C.R.A.W.LAB Etouffee

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eGPU for MacBook Pro

Recently, the C.R.A.W.LAB has been doing more machine learning research, driven by our Autonomous Surface Vehicle (ASV) research. The work started with our entry into the 2016 Maritime RobotX Challenge and leverages the great body of work being done by autonomous car researchers.

Much of this machine learning work is well suited for processing on the GPU and most libraries that facilitate that processing rely on NVIDIA's CUDA platform, necessitating the use of an NVIDIA graphics card. This makes is difficult to do this work on any modern Mac, as they all utilize AMD graphics cards. Fortunately, the advancements in high-speed external buses have made an external GPU, or eGPU, an option.

eGPU Setup

In this post, I'll document how I set up an external GPU with my mid-2012 15-inch Retina MacBook Pro (MacbookPro10,1).

The equipment that I'm using is:

  • Akitio Node eGPU box - This box has been shipping for only a short time now, but received great review and is extremely reasonably priced. It is somewhat larger than I expected it to be based on the pictures on the web.

  • GEFORCE® GTX 1080 Ti Graphics Card - This GPU is just short of the top-of-the-line Titan series from NVIDIA.1 Many recommend it as a good value to performance tradeoff. This site maintains a good summary of current graphics card offerings for machine learning, and, as long as I've followed it, stayed up-to-date.

  • Apple Thunderbolt 3 to Thunderbolt 2 Adapter - This adapter seems to be intended to be used on the "computer" side of the connection, but I'm using it on the "device" side without any problems.

  • Apple Thunderbolt Cable

My MacBook Pro is only a Thunderbolt 1 capable device. This necessitates the use of the adapter listed above. It also forces us to enable Thunderbolt 3 support in macOS by disabling System Integrity Protection. To do, we have to boot into recovery mode by holding ⌘-R (Command-R) during startup. Once in recovery mode, open the Terminal from the Utilities menu, then type:

csrutil disable

Then, reboot. Once rebooted, we'll run a script developed by the eGPU community. To do so, open the terminal and run:

cd ~/Desktop && curl -o automate-eGPU.sh  https://raw.githubusercontent.com/goalque/automate-eGPU/master/automate-eGPU.sh && chmod +x automate-eGPU.sh && sudo ./automate-eGPU.sh

This string of commands will download the script to your desktop, modify its permissions to allow it to run, then run it. Just follow the prompts in the script, which will download the most recent NVIDIA drivers and install them, plus a few housekeeping things to set the system up for the external GPU. When finished, your NVIDIA card should be set up and show up in the Graphics/Displays tab of System Information.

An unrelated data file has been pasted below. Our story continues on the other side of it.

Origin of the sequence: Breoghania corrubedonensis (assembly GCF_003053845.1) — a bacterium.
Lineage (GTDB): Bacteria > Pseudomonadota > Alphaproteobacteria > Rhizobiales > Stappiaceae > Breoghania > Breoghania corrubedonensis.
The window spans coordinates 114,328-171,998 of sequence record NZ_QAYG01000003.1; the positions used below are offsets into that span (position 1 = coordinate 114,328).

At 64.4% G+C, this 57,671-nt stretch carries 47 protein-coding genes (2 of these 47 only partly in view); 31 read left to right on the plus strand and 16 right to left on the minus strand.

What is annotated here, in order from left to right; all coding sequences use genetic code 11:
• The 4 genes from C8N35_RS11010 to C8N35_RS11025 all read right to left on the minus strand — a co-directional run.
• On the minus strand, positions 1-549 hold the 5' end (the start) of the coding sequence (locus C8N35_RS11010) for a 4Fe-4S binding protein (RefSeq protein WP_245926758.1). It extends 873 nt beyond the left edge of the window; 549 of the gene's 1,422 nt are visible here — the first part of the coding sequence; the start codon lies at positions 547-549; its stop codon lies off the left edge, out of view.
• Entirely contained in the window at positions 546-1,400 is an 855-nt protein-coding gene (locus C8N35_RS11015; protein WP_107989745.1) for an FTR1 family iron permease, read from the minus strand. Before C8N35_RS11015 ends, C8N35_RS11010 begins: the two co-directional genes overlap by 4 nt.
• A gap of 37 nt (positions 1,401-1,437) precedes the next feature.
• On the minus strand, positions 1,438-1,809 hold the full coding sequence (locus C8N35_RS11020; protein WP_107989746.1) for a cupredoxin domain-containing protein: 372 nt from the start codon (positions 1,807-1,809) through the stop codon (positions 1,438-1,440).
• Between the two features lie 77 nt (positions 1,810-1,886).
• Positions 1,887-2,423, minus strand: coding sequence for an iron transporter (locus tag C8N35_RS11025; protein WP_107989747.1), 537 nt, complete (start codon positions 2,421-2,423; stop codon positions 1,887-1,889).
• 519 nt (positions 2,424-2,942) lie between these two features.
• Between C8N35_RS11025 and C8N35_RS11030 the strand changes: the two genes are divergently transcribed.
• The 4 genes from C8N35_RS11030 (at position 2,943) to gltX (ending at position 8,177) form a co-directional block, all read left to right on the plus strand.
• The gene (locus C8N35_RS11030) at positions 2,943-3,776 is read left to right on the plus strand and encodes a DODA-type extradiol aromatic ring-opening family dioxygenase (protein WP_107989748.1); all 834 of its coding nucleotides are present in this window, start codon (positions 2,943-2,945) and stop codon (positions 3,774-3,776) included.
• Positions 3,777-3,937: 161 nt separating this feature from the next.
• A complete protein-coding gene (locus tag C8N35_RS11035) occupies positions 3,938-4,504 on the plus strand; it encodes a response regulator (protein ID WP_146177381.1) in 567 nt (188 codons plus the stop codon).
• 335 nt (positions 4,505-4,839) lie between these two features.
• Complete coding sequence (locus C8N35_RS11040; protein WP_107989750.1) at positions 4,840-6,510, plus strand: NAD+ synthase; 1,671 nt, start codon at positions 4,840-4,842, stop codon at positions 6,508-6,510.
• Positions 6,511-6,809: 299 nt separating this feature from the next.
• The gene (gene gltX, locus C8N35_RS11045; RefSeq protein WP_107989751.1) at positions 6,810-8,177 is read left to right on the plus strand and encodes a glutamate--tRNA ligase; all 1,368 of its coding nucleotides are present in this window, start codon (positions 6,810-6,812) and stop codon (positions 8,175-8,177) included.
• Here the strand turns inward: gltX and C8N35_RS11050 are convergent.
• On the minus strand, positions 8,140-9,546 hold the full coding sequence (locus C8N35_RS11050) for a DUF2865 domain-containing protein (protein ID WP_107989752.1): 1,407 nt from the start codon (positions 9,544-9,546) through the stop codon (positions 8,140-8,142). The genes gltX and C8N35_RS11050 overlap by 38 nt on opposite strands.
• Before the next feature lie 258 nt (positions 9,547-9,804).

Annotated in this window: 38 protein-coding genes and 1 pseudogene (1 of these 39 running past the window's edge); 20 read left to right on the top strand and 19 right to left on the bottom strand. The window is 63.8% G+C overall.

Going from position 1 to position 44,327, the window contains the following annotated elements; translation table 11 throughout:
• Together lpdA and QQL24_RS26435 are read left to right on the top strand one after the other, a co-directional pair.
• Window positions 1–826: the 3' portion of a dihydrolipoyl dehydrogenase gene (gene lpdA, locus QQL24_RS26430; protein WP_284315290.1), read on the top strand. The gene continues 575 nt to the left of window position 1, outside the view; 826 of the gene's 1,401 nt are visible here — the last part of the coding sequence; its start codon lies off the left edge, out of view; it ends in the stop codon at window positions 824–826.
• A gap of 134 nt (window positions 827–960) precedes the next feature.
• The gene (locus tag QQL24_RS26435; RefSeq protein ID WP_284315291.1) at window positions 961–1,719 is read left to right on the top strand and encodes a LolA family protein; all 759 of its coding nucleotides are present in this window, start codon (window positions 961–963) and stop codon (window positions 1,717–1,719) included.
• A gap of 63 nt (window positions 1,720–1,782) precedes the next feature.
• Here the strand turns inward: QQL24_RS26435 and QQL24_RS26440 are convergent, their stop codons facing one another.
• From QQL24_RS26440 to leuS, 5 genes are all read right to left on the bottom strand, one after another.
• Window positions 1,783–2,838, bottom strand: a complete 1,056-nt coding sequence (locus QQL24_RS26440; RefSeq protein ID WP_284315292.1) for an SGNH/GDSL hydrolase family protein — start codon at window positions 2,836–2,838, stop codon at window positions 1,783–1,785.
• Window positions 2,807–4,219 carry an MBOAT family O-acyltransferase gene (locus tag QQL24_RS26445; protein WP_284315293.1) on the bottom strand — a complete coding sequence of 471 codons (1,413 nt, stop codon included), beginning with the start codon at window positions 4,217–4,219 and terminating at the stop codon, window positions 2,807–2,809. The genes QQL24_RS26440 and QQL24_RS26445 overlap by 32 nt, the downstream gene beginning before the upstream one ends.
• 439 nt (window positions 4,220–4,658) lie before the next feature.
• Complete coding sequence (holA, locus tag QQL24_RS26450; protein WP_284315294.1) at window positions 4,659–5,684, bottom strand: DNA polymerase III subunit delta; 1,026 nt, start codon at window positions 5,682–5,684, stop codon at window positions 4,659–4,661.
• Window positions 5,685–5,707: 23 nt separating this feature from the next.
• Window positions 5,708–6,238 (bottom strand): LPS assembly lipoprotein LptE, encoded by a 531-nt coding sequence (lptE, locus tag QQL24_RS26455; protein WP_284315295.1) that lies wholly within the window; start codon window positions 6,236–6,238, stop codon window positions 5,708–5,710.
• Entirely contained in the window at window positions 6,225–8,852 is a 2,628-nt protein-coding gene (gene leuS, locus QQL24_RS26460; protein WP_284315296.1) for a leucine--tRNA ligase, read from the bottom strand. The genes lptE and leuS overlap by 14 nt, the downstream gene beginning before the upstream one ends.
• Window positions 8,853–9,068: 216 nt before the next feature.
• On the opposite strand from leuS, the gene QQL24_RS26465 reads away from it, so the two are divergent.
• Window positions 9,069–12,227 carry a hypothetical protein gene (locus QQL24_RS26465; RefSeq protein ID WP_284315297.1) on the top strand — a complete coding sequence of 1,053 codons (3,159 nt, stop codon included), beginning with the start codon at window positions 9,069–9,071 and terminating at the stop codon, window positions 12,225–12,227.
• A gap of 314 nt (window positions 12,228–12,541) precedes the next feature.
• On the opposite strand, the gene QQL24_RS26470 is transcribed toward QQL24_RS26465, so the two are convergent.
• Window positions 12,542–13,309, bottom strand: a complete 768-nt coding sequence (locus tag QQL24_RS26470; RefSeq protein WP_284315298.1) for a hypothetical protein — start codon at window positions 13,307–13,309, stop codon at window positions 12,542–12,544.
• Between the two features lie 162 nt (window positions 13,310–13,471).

NVIDIA CUDA Installation and Setup

As I mentioned above, most of the machine learning libraries rely on the NVIDIA's CUDA platform. So, we need to download the NVIDIA CUDA toolkit and install it. The installation guide has additional information. Many also require the NVIDIA CUDA® Deep Neural Network library (cuDNN) to be installed. Note that this installation might require adding the library installation path to your path, which is explained in NVIDIA's installation instructions. The exact way to do so and path will depend on your setup and CUDA version, so it's best you check NVIDIA's instructions.

Machine Learning Frameworks

In the C.R.A.W.LAB, we use the Anaconda distribution of Python, along with its conda package manager. This makes it easy to set up and manage virtual environments to avoid conflicts between learning packages and create reproducible environments.

So far, I've been able to install and verify installation of Keras using the conda-forge binary. This also installs and enables TensorFlow, as Keras is built on top of it. PyTorch was more trouble, as it requires building from source for MacOS installs with CUDA support.


With this setup I was able to reduce the processing times for some simple examples by more than 96% from the MacBook's built-in GPU. The GPU processor was only running at about 50%, so I'm convinced (for now) that I'll be limited by the Thunderbolt 1 bandwidth on my laptop before the GPU capabilities for most problems we'll be working on (for now). I'm excited about this work.

Additional Resources and Links

  1. Since the original draft of this post, I also have followed this exact process with a NVIVIA TITAN Xp.